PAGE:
(Invited) Contacts in Advanced CMOS: History and Emerging Challenges

Monday, 29 May 2017: 14:00
Churchill B2 (Hilton New Orleans Riverside)
C. Lavoie (IBM Research), P. Adusumilli (IBM Semiconductor Research and Development Center), A. V. Carr (IBM Research), J. S. Jordan Sweet (IBM T. J. Watson Research Center), A. S. Ozcan (IBM Research), E. Levrau (IBM T. J. Watson Research Center), N. Breil, and E. Alptekin (IBM Semiconductor Research and Development Center)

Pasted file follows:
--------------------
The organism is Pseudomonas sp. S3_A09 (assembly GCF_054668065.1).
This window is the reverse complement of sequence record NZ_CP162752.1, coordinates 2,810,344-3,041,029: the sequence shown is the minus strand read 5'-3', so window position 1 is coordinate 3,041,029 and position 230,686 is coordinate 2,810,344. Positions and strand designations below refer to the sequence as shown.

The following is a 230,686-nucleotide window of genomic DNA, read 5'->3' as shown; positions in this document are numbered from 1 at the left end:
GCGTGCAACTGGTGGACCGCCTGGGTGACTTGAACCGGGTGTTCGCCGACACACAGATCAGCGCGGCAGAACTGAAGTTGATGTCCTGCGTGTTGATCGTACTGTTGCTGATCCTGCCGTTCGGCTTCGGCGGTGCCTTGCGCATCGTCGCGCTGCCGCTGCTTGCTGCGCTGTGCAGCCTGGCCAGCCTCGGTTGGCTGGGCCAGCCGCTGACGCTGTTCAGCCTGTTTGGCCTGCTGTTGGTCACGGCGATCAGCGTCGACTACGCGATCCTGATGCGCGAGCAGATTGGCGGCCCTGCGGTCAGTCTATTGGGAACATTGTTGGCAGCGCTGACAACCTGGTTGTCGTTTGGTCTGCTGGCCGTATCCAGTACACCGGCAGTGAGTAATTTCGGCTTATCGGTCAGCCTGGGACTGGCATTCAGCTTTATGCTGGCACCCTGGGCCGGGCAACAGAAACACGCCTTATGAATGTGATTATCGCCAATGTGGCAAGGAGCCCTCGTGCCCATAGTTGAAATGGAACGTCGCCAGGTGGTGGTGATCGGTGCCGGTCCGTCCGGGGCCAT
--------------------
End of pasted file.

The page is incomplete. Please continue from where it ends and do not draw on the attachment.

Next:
With the continued evolution of CMOS technologies, which includes recent changes in both device geometries and contact schemes, contact lengths of advanced devices are now reaching below 20 nm. At these dimensions, material microstructure (grain size) becomes similar to contact size and interface quality becomes critical to device performance. The sustained reduction in contact size together with the complications associated with the introduction of non-planar devices have recently lead to drastic modifications in process flow for the contacts. These new process schemes have altered the materials requirements for the contacts to the point where two factors dominate material selection: a low intrinsic contact resistivity interface and a higher morphological stability. As a result, advanced CMOS development has unexpectedly made a return to contacts based on titanium. In this presentation, we will first describe the evolution of materials used for contacts through the scaling of CMOS technologies. We will discuss what is observed in the titanium thin films when annealed under various advanced treatments as the metal film thickness is reduced below 10 nm.